E-votional - Reconciliation
March 22 - 28, 2004


ďSo when you are offering your gift at the altar, if you remember that your brother or sister has something against you, leave your gift there before the altar and go; first be reconciled to your brother or sister, and then come and offer your gift.Ē

Matthew 5:23-24 (NRSV)


I do not think it possible to go through life without scars. I have scars on my arm, my hands, my face, knee, back, abdomen. In fact I even have a scar on the bottom of one of my feet. Behind each scar is a story, an experience. In each case there was a deep wound, many requiring stitches, some butterfly bandages and others just time. Fortunately for me, they all healed. I imagine each one of us here can recall a scar in our life. Some may think about one which runs the length of our chest, the result of heart surgery. Some of the women here may have undergone a caesarian birth of their child or children. Maybe there is the story of having something fixed in your body, such as a bone or the removal of something, like a cyst, tumor or appendix. Whatever the situation may be, or what the story may reveal, it all points to a truth in life. Wounds are a part of life, we are wounded people. With life, we need healing, we need reconciliation.

Hear the Good News, Christ calls us to a life and ministry of reconciliation, a ministry of healing and forgiveness. While this is easier said than done, it is not impossible. It is easier said than done because there are some wounds that go much deeper. The deeper the wound, the more complex the healing process. Superficial cuts require the most basic of healing, maybe a stitch, may be just a band-aid, but the deeper cuts require a slower, more thorough healing process. In our life, we experience hurts, deep hurts that others canít see and are in need of special and thorough healing. They come from relational breakdown and they inflict a type of pain that if we are not careful, they never go away, instead are buried deep within us, festering, only to emerge and explode on the unsuspecting. These hurts are inflicted by people we love, trust, who should know better, work with, family, spouse, friends, people we are close to. These are the experiences of abuse, slander, betrayal, control, manipulation, abandonment. They can paralyze us and effect daily decisions and effect simple relationships. They overflow and flood our soul.

Though we respond in a variety of ways to emotional and relational hurts, there are 4 basic responses. The first is Revenge. We have all heard the passage which reads "an eye for an eye, tooth for a tooth" (Ex 21:23) The second, Resignation, has us respond by saying or thinking, "thatís just the way it goes, thatís just how they act." Yet, in his letter to the church in Ephesus, Paul writes, "Donít let the sun go down on our anger." (Eph 4:25-27). We also must resist the response of Resentment. One of the easiest ways for us to react, it can really poison us. It destroys who we are. The problem is we tend to enjoy resentment, as we drag them down, it props us up. The response of Reconciliation is what we are called to. Basically to respond with reconciliation means first, you have to do something, take initiative with contrition, be sorry, go with regret. Move from where you are to where you ought to be. Go with regret for the wounds and pain that have occurred. As awkward and clumsily unnatural as it might be, we are to say those two simple words, "Iím sorry". We then are to go with forgiveness. This is not the acceptance of unacceptable behavior. While Jesus confronted that which was wrong, He went with love and forgiveness yet He called it for what it was. There is a difference between forgiveness and approval. It does not mean we have to throw away our brains, we are different that is okay, we can live as friends and agree to disagree. When we go to reconcile with another, we have given the difference up to God. This leads us to the final element of reconciliation, knowing God is with us. Truly God is the only one who can forgive. To forgive comes from God, it is where Godís presence in us begins. We are to fully forgive and let God take it, take the darkness, resentment, hatred and pain from us. Too often we insist on holding onto the emotional experience and allow it to marinade within our soul, flavoring and possible spoiling or even poisonings everything we do and effecting all we are.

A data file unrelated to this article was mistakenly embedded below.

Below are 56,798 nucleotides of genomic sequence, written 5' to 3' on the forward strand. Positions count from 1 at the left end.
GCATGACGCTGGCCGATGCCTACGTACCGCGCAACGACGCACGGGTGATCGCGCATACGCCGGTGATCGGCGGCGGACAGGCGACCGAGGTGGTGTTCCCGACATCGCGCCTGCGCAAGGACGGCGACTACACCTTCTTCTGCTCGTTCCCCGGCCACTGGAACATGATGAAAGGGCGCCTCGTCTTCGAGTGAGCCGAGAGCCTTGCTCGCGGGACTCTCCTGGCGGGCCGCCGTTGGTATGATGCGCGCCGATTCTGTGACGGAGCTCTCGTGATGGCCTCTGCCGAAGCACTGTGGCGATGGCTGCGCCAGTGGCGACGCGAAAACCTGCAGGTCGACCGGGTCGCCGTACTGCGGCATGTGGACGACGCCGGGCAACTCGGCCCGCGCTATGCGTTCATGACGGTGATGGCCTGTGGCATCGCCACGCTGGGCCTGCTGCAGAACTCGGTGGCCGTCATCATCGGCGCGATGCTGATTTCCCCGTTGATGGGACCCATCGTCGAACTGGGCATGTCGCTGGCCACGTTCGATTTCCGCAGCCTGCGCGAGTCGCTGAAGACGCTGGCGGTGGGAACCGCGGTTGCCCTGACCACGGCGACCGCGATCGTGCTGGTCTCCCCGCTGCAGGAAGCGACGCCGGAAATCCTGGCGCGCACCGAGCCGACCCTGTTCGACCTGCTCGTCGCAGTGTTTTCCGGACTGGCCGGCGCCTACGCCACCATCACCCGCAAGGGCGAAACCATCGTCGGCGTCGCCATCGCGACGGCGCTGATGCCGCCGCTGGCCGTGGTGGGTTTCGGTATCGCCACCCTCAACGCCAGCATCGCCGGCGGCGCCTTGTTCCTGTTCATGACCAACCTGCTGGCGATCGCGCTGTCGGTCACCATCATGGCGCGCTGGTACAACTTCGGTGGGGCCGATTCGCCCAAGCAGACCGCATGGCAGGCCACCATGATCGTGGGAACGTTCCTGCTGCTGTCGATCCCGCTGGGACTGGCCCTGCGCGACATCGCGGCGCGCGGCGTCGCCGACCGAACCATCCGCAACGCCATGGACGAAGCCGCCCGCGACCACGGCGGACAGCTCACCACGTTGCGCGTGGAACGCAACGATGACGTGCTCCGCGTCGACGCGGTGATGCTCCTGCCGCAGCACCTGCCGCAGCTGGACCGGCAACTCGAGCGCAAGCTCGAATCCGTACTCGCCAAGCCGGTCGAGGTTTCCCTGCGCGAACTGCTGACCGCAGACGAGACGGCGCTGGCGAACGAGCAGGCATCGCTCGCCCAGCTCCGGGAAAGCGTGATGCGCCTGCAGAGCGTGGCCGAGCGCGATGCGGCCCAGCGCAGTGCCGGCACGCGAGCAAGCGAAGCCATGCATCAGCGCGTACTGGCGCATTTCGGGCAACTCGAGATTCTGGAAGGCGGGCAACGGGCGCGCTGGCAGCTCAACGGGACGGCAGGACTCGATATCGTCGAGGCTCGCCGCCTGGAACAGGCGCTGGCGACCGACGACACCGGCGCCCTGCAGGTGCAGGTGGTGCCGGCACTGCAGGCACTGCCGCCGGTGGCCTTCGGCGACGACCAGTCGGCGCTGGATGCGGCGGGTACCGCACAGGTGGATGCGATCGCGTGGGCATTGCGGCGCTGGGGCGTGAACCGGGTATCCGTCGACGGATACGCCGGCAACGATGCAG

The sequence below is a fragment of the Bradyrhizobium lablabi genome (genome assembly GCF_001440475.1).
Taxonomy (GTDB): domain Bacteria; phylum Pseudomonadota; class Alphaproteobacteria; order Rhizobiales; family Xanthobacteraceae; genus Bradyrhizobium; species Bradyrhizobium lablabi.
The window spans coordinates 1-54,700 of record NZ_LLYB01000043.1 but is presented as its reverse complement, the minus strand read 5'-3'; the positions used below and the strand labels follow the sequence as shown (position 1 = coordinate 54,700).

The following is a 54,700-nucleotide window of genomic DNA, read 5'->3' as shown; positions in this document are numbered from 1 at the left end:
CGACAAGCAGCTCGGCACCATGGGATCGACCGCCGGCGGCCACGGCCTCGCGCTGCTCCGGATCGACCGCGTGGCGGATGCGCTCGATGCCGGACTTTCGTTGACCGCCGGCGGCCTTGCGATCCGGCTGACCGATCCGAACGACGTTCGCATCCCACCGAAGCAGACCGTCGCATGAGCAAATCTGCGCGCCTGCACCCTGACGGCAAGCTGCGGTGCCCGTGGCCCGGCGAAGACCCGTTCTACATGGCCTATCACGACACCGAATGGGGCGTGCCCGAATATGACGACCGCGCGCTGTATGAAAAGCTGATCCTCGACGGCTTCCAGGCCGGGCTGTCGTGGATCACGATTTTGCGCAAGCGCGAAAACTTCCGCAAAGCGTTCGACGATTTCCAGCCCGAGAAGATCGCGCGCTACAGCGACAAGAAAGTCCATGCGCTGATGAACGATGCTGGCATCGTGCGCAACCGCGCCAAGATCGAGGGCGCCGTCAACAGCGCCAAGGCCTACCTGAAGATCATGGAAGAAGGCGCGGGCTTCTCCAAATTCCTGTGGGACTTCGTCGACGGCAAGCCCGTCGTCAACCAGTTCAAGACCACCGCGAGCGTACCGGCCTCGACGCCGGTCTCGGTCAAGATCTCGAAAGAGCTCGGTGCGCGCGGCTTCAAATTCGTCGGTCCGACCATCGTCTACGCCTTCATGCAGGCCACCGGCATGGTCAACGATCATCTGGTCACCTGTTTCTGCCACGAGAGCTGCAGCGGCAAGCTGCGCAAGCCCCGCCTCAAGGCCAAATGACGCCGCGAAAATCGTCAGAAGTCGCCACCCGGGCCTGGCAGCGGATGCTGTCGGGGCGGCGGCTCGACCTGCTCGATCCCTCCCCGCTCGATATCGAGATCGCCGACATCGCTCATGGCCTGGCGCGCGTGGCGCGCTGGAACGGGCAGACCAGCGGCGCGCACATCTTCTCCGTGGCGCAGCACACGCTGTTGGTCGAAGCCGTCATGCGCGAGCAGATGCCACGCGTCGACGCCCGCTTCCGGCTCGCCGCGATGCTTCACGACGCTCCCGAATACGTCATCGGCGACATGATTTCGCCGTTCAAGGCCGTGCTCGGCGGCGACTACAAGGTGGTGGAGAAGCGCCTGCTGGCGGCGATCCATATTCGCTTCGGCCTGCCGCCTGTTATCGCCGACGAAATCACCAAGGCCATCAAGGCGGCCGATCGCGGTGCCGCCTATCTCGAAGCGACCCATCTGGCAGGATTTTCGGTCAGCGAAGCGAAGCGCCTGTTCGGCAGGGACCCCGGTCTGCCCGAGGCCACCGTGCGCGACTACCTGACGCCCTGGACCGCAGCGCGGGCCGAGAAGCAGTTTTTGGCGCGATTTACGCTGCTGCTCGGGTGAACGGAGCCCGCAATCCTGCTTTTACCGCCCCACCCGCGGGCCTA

A favorite author of mine, Frederick Buechner penned these words on forgiveness:
"To forgive somebody is to say one way or another, ďYou have done something unspeakable, and by all rights I should call it quits between us. Both my pride and my principles demand no less. However, although I make no guarantees that I will be able to forget what youíve done, and though we may both carry scars for life, I refuse to let it stand between us. I still want you for my friend.Ē
To accept forgiveness means to admit that youíve done something unspeakable that needs to be forgiven, and thus both parties must swallow the same thing: their pride.
Forgiveness is not conditional. In the first place, forgiveness thatís conditional isnít forgiveness at all, just Fair Warning; and in the second place, our unforgiveness is among the things about us which we need to have God forgive us most. The pride that keeps us from forgiving is the same pride which keeps us from accepting forgiveness."


   Gracious God, restore me please, help me to be all I ought to be. This, I know, can only happen through and by You. There are no short-cuts or alternative restoration processes, it is Your changing power, because You are the author of my life, the Artisan Himself. Thank You for all You have done and all You continue to do.  In Jesus' name I pray. Amen.

Grace & Peace

David Banks
Jewett United Methodist Church
PO Box 254
Jewett, TX 75846
(903) 626-4003


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